Arizona is unusual in that its utility regulatory body, the ACC, is not an elected body, but is appointed by the governor. Four of the five members appointed by the Republican Brewer administration are in fact Republicans.
“Now the regulators are mostly affiliated with ALEC, so they don’t care about solar,” LaPlaca relates. “The utilities contribute heavily to elections, and they make a lot more money from coal than solar,” she adds.
The state is dominated by two utilities, of these; Arizona Public Service is already close to the 2025 target.
But the state’s second largest utility; Salt River Project has only 200 MW of solar out of a total of 6-7GW of total generation. “Arizona is very much at risk of losing half its water supply from the Colorado River in about 10 years, and would need to run coal plants on groundwater,” she says. “Arizona is literally running out of water, yet they run coal plants on groundwater. It’s beyond foolish.”
Some coal plants that supply Arizona with dirty power will get exemptions from the rule, as the EPA has said the rule will not affect power plants on Native American Lands, such as the 1GW Cholla power plant.
“The EPA is providing a really good opportunity for utilities to go in a different direction and use energy efficiency and renewable resources,” says Amanda Ormond, Managing Director of the Western Grid Group. “Opening up the box and having efficiency and renewables is a nice new opportunity.”
Rather than a game changer, Ormond sees the new rule as just one in a series of environmental rulings that have been gradually eroding the appeal of coal over several decades of EPA regulation of mercury, soot and other toxics. But she does see it as likely the straw that broke the camel’s back.
“A lot of times we’ll look at one emissions cost and then here comes the next rule and then let’s look at that,” she remarks. “I think we have to do them holistically. And when we do that, we find that renewables are a better deal” says Ormond.
The largest solar PV installation in the world is sited in Arizona, NRG Energy’s 290MW Agua Caliente project.
“Projects like Agua Caliente represent giant leaps forward in supporting renewable power generation goals in the states where we do business,” says NRG spokesman Jeff Holland.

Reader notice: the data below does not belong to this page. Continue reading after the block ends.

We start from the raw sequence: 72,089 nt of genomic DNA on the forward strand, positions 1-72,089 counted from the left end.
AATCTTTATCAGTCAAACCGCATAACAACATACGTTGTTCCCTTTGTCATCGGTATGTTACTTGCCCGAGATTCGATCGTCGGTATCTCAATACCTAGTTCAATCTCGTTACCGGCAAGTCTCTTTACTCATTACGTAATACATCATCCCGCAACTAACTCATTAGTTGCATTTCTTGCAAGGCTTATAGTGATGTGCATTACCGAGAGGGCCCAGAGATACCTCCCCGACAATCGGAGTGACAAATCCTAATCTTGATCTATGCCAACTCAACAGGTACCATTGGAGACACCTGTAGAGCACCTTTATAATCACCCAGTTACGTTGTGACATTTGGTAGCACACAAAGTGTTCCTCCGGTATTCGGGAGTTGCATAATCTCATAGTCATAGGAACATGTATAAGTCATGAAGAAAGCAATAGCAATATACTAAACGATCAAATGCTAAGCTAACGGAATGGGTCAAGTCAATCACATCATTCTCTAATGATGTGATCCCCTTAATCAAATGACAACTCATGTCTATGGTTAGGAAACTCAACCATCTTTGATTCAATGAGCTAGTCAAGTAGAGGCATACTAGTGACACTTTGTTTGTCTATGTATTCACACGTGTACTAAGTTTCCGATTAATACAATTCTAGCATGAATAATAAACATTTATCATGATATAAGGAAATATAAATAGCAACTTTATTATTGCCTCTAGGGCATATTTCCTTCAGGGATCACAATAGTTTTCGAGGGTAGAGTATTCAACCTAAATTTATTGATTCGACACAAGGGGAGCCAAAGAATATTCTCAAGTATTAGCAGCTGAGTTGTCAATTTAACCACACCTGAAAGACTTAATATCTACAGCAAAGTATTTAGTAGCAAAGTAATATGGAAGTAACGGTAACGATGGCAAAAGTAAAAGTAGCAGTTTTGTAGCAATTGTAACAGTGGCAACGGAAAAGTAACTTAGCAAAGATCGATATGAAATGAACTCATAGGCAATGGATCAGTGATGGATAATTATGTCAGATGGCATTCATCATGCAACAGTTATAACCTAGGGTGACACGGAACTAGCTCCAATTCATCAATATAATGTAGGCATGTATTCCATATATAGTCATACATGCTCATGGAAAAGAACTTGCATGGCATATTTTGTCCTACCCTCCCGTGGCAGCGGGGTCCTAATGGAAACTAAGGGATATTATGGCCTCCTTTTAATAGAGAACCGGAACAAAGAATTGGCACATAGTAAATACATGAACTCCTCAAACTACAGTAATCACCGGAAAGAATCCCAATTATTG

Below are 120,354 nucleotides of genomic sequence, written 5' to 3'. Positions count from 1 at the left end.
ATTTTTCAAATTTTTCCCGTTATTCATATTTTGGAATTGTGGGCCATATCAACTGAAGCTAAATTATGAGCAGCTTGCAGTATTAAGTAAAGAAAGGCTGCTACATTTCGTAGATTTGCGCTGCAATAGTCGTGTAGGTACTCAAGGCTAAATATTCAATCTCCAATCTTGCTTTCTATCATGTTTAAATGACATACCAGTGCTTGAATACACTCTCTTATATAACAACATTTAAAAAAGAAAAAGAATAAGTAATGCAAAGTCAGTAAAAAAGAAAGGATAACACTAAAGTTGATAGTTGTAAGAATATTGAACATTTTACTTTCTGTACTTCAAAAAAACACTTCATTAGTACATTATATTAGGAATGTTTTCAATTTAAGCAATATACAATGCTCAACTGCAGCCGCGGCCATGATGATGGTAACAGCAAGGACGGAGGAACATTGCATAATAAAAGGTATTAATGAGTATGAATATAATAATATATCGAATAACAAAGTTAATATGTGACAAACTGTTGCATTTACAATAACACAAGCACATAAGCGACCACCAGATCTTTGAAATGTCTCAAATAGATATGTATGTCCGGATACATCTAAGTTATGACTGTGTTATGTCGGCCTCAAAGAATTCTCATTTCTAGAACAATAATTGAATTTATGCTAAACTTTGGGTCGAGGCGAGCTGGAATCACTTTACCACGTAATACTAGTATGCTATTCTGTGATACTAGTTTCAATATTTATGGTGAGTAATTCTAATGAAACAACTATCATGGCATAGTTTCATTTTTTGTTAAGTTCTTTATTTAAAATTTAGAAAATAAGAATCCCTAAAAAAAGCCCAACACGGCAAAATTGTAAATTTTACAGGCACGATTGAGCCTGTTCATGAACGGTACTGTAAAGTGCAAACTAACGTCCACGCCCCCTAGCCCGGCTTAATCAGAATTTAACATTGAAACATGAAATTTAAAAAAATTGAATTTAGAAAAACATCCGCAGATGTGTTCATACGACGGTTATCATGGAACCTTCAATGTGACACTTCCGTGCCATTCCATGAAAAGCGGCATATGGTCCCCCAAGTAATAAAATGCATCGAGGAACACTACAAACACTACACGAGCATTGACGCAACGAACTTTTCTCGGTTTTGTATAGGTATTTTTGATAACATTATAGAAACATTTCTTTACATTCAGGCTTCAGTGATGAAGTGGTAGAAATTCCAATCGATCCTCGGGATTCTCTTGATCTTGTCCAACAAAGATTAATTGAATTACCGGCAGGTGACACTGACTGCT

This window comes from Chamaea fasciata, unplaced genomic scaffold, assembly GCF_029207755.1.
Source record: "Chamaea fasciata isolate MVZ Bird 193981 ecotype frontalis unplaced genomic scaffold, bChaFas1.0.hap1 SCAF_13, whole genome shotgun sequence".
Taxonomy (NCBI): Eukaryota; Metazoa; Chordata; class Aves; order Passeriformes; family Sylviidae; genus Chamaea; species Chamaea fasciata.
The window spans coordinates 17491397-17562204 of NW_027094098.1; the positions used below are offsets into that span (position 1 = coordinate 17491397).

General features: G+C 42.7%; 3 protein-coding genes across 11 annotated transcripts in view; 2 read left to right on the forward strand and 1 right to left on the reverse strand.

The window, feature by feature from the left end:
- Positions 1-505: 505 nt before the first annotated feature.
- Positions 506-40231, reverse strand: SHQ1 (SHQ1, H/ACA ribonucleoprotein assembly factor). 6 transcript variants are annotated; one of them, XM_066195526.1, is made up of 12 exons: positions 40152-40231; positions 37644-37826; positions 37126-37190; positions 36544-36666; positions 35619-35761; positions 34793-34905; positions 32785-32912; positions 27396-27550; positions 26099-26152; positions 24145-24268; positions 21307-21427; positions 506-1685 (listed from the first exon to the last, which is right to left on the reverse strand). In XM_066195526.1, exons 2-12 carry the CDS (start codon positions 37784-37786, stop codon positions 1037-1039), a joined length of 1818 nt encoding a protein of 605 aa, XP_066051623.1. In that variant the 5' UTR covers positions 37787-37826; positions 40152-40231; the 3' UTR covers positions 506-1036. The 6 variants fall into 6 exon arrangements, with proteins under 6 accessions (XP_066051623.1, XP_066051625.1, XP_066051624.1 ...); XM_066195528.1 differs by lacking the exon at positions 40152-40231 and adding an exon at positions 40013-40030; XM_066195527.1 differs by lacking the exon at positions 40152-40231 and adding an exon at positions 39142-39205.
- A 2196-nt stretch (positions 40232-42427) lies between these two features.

The project is an example of how Arizona could lead the nation in solar. But the electricity from the project is contracted to be sent to California’s PG&E, which needs to meet a much higher RPS of 33% by 2020.
“Arizona’s renewable energy standard is one of the lowest in the West at just 15% by 2025,” LaPlaca asserts. And unlike Arizona, California does not even include rooftop solar in tallying its requirement.
Under the new EPA rule, states are free to act on their own or to join in multi-state plans to achieve the emission reduction targets, building on plans like the RGGI cap and trade plan in the Northeast, or California’s cap and trade plan.
As a ‘dirtier’ state, a possible advantage to joining with California in a regional emissions plan would be that Arizona would benefit by teaming up with a cleaner state, since its average emissions would be tallied as lower if they were combined with those of California.
“If you average out the two grids; they stand to benefit, because our carbon intensity is lower,” muses Stanley Young, spokesman for the California Air Resources Board that formulated AB32, California’s cap and trade plans in collaboration with Oregon and Washington. “States that join with California would benefit because we already have a fairly low carbon intensity electricity grid.”
How Arizona will respond to the EPA ruling is anyone’s guess. But it is telling that it is proposing a 4GW natural gas investment over the next 15 years, locking the sunniest state in the union into the next worst fossil fuel in line.